Not your ordinary coffee jaunt, Café@Casa is delightfully nestled in one of the historic structures right behind the Kristo Rai Church and overlooking the Garapan Fishing Base area.
Having heard of the place which is just a couple of blocks away from the office, buddy Alexie and I slipped out of the office to check Café@Casa out one afternoon last week.
Entering the Casa Urashima is like coming home from being away for long — from the plush dining sets, comfortable sofas with low tables, wall décor and paintings on the wall, to the bar/counter near the door — you don’t get the feeling of being in a restaurant.
Café@Casa serves single origin coffee — Helsar de Zarcero from Costa Rica, Duromina Cooperative in Ethiopia, and Sulawesi coffee from Indonesia. I decided to try a cup of the Sulawesi Toarco from Indonesia, while Alexie decided to try the Costa Rica Helsar Reserva.
What makes having coffee more unique at the Café@Casa is that you get to watch things happen.
The anticipation heightens as you watch Café@Casa owner Osamu Taniguchi scooping the coffee beans into individual grinders, hearing the purring sound of the grinders, and the delightful dripping of the coffee being brewed, slowly pouring the coffee allowing the coffee to drip slowly into the canister and finally when he poured the coffee into the cups ready for serving.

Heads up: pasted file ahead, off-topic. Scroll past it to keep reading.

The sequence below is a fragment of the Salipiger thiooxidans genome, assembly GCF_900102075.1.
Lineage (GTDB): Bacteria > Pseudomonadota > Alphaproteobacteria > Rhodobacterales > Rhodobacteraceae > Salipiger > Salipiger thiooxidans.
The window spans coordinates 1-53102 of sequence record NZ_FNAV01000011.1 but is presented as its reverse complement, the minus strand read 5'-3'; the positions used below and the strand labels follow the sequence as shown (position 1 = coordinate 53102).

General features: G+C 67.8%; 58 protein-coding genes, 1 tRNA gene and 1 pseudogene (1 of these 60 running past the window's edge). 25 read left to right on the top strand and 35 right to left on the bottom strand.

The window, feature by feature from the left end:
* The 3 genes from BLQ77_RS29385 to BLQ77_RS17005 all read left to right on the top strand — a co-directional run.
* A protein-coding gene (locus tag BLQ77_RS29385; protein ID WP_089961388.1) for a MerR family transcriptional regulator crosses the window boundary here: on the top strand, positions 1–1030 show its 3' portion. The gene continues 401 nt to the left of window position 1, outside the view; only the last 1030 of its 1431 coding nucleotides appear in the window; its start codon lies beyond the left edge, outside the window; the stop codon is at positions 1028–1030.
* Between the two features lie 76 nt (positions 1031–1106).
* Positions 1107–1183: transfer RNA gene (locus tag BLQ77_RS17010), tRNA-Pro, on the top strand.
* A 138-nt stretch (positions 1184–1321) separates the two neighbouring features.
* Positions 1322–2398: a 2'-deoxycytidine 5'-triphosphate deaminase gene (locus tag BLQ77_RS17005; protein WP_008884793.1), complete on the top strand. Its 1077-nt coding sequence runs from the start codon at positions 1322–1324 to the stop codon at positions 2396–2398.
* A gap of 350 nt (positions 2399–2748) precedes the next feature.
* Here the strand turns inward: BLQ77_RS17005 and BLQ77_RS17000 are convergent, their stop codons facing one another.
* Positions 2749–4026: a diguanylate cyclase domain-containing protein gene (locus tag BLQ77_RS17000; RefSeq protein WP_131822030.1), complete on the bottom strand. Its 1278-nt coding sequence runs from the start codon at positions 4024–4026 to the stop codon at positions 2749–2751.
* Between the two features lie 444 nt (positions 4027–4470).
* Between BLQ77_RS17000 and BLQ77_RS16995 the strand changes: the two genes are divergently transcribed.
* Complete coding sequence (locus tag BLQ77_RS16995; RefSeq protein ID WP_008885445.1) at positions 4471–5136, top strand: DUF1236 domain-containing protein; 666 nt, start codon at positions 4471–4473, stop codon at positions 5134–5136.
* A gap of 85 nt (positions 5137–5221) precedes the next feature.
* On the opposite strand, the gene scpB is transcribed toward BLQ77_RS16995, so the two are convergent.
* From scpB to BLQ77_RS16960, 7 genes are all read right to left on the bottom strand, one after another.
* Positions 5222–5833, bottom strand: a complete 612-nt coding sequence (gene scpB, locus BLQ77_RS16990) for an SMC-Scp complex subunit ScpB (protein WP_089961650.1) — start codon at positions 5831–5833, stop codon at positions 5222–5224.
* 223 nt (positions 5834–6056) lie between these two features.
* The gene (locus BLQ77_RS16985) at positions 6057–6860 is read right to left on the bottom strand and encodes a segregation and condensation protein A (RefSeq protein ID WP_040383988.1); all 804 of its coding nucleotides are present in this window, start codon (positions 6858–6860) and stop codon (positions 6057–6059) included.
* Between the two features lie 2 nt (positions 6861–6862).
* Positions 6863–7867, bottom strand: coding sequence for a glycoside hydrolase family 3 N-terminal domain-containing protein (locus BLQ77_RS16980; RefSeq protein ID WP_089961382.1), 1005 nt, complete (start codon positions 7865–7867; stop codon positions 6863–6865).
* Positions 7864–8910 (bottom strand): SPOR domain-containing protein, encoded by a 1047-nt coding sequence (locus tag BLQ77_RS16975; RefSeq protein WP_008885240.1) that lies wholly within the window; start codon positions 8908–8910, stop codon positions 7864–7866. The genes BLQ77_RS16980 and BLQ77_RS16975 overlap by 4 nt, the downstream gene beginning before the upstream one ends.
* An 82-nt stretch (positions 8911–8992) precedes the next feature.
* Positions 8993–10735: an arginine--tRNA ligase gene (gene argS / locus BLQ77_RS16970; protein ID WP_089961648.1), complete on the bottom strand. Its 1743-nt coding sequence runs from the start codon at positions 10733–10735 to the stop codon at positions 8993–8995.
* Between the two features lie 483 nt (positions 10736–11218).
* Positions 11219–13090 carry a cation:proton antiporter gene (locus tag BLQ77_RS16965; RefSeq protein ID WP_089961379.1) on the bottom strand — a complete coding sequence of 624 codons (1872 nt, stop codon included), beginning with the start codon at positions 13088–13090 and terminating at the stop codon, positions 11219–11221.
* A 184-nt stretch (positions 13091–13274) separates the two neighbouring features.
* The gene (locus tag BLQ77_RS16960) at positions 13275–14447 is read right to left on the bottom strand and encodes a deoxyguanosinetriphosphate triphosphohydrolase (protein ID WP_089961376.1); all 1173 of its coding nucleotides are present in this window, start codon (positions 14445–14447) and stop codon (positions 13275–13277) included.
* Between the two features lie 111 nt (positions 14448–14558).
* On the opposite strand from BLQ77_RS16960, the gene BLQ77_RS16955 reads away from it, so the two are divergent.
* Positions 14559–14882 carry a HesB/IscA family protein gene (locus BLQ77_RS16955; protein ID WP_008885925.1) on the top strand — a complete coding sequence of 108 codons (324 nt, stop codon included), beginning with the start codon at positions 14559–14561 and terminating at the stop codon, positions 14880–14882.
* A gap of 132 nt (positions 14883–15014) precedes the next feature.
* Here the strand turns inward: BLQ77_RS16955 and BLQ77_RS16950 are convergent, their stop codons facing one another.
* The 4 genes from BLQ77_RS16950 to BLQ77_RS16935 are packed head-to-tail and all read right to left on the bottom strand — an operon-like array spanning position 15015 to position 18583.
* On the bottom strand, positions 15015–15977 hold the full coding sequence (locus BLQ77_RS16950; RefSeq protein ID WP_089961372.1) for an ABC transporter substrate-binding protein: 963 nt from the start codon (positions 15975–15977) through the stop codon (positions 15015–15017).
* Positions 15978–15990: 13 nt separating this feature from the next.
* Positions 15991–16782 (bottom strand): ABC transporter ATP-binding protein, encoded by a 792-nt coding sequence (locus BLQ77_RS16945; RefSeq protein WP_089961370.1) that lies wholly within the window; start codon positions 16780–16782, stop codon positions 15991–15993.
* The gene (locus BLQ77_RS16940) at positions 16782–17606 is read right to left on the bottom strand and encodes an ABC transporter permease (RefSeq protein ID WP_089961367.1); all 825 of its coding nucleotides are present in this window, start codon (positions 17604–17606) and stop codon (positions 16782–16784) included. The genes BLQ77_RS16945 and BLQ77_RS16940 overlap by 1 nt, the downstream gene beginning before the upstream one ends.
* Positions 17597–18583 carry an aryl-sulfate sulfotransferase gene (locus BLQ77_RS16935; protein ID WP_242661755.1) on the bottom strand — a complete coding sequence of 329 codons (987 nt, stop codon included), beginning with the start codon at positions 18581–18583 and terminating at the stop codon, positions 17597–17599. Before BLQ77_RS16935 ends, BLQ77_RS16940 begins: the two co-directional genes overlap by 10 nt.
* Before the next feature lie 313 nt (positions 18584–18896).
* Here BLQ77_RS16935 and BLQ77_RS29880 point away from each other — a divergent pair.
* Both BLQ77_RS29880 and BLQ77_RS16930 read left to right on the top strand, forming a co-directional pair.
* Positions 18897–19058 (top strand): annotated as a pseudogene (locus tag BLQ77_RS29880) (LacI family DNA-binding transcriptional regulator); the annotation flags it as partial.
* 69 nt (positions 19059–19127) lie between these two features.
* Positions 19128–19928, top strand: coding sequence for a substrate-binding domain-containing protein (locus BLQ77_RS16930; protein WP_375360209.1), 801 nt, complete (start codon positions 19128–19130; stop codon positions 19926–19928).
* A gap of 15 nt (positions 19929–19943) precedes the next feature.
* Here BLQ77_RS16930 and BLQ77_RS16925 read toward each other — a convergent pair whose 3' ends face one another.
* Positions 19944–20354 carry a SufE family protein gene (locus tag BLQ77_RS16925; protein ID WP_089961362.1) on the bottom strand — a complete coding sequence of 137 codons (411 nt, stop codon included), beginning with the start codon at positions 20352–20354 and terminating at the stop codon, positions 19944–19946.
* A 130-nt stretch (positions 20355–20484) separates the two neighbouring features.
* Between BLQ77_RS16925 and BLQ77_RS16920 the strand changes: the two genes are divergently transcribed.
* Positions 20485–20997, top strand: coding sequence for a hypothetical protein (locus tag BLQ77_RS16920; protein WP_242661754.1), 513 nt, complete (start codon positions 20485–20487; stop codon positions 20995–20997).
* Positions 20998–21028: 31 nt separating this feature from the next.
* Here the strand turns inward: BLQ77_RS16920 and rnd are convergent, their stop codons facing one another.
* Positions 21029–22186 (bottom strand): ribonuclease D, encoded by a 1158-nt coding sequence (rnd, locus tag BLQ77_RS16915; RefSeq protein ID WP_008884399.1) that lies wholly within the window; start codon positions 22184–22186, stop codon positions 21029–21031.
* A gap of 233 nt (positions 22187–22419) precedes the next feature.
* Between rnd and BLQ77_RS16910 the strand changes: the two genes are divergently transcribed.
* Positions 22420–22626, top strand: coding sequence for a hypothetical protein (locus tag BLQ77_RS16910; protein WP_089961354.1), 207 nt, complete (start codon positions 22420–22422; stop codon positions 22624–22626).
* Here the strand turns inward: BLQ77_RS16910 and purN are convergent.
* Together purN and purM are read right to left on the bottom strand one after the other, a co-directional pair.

It’s a coffee jaunt where your senses get to work before you finally take your first sip of coffee, from seeing things happen to feasting on the heady aroma of brewing coffee, and finally satisfying your tastebuds with the full flavor of coffee.
To complete your coffee break, Café@Casa is offering irresistible servings of desserts to go with your coffee. I went for the banana cake which was served with cream, making it more tempting. Alexie went for Taro’s Crème Caramel, a heavenly concoction in a small glass which soon became history.
Taniguchi said that although Casa Urashima has been in operation for 10 years, this is the first time that he got some spare time to venture into another project after he hired a new manager to take over the operations of Casa Urashima.
“I love coffee, and now that I have time, I am inspired to share my passion and give other coffee lovers a chance to taste my favorite coffee,” Taniguchi said.
He said that with a struggling economy and with a lot of businesses closing down, he is starting small but is open to the idea of expanding when the need comes.
If you have a few minutes or long hours to spare, stop by at Café@Casa and try a cup of the single origin coffee to lift your spirits up.